Text Message Sank Tiger Woods

    Tiger Woods of the US plays a shot during the third round of the 77th Masters golf tournament at Augusta National Golf Club on April 13, 2013 in Augusta, Georgia.  AFP PHOTO / JEWEL SAMAD        (Photo credit should read JEWEL SAMAD/AFP/Getty Images)

    Jewel Samad/AFP/Getty

    Don’t call golf fans passive viewers. A New York Times report illuminated just how involved they are in their sport, often affecting the outcome of tournaments. Unlike any other sport, golf officials are allowed to make or alter rulings after receiving texts from keen-eyed viewers at home (usually friends) who flag a rule violation. Case in point: the controversial ruling at Saturday’s Masters tournament that penalized Tiger Woods for a ball-drop incident a day after it occurred. The Times article reveals that it was a friend of an official who spotted the violation and sent a text message notifying him about it. The PGA even fields phone calls from viewers about rule violations and says it takes the complaints seriously.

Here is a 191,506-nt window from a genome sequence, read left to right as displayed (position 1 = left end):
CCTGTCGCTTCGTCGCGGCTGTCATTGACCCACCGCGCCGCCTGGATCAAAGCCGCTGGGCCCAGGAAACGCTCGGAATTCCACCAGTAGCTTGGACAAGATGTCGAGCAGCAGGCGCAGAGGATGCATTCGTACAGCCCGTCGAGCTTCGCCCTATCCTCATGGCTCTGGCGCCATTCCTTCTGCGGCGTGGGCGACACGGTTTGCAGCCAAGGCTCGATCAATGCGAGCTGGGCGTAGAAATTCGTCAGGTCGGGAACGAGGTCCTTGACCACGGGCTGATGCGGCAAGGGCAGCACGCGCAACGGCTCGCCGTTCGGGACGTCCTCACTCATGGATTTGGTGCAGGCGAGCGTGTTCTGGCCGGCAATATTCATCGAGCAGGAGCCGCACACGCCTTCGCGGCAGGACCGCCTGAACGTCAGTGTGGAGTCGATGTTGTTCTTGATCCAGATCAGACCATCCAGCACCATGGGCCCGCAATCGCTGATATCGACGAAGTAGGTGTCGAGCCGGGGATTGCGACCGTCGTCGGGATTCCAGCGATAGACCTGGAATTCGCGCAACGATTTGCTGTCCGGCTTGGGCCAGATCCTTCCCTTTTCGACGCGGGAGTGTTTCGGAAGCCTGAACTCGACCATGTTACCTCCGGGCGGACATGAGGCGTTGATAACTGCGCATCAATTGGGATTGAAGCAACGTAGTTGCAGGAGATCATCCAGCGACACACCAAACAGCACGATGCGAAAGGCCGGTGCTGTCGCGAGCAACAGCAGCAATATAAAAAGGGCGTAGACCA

Read it at The New York Times